Sunday, April 18, 2010

Citizenship for 1972 Burundian Refugees!

As far back as 1972, many Burundians - men, women and children, fled their homes in Burundi to seek refuge in neighboring Tanzania. The refugees were fleeing from a civil war marked by ethnic mass-killings, that left an estimated 200,000 people dead. Upon arrival in Tanzania, they were settled in three settlements in western Tanzania - Katumba, Nishamo and Ulyankulu. Tens of thousands of refugees - dubbed "1972 Burundian refugees", have inhabited these settlements since 1972. On April 15, 2010, Tanzania's Home Affairs Minister announced that the government of Tanzania have naturalized and granted citizenship to 162,000 "1972 Burundian refugees".

This is a landmark decision and a milestone in the global effort to protect refugees! According to the UN Refugee Agency, Tanzania is the first country to naturalise, in a single move, such a large number of refugees protected by the agency. The United Nations High Commissioner for Refugees - António Guterres welcomed the decision and expressed "deep gratitude and appreciation" to the government of Tanzania. He called on other nations with refugee populations to make a move in the same direction.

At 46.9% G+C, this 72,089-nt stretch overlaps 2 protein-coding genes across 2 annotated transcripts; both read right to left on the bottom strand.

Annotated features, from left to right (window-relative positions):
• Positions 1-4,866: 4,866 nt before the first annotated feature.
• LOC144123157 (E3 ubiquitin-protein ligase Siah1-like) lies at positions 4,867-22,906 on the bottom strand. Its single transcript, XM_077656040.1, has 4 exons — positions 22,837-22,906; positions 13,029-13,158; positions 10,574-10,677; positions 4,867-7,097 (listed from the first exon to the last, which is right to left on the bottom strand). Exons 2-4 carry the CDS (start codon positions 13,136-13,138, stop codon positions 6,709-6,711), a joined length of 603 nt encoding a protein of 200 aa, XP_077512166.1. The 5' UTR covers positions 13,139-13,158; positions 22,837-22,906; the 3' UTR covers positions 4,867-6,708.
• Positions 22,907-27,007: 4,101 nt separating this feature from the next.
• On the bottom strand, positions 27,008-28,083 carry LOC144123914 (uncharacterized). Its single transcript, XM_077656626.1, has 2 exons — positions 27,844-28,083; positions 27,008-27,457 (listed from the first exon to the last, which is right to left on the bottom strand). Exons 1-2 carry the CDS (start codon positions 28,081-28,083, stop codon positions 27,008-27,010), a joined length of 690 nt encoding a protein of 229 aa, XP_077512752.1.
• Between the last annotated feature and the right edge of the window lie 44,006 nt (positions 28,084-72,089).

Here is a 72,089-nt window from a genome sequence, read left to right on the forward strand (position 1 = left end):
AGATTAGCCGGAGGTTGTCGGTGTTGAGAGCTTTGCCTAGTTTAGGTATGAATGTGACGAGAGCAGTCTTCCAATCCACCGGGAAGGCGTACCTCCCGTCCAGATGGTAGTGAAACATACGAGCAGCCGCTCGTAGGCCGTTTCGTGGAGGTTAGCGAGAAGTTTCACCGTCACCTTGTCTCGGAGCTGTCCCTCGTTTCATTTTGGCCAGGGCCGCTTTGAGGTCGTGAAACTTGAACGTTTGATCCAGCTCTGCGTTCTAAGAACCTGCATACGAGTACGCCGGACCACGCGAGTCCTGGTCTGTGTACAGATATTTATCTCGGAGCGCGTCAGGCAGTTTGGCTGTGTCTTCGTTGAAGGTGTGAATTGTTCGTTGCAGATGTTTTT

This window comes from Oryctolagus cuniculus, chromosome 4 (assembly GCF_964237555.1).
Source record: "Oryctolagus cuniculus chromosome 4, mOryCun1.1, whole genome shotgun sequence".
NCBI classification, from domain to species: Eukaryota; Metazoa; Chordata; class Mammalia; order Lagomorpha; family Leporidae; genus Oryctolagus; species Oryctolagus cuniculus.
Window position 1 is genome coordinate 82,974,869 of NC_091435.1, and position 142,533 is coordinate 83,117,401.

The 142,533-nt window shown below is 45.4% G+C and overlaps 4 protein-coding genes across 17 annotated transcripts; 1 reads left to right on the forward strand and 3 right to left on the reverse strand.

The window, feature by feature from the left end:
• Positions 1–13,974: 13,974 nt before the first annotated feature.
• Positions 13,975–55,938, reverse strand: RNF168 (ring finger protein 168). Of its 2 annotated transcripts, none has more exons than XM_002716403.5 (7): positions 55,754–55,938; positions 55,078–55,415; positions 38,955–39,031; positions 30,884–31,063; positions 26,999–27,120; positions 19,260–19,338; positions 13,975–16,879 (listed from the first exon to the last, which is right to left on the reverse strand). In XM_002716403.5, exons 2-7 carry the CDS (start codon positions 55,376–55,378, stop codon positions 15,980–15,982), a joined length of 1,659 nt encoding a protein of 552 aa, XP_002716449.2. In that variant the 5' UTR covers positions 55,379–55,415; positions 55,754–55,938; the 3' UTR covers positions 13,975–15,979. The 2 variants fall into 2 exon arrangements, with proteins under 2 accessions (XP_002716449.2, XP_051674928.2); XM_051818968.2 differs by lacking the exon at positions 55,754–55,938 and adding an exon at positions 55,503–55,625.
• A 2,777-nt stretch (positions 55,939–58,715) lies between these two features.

No individual should permanently bear a refugee status!

The naturalization process of the "1972 Burundi refugees" started in 2008 (36 years after the refugees left their homeland) and comes in the wake of moves by the Tanzanian and Burundian governments to shut down the three refugee settlements of Katumba, Nishamo and Ulyankulu, and provide the long-standing refugees with opportunities of becoming Tanzanian citizens or returning to Burundi to take part in the "reconstruction of the country".

It is worth mentioning that about 53,600 Burundian refugees in Tanzania decided to return to Burundi, while the majority (80%) would like to remain in Tanzania. This is understood because many of the refugees were born and raised in Tanzania. Consequently, many have little or no ties to Burundi.

The new citizens of Tanzania will now live among the general population and enjoy the full rights of citizenship. The government of Tanzania has a firm commitment to integrate the new citizens into mainstream society.

According to IRIN - a project of the UN Office for the Coordination of Humanitarian Affairs, Tanzania hosts about 110,000 refugees from Burundi and 96,000 refugees from the D.R. Congo, in UNHCR camps.

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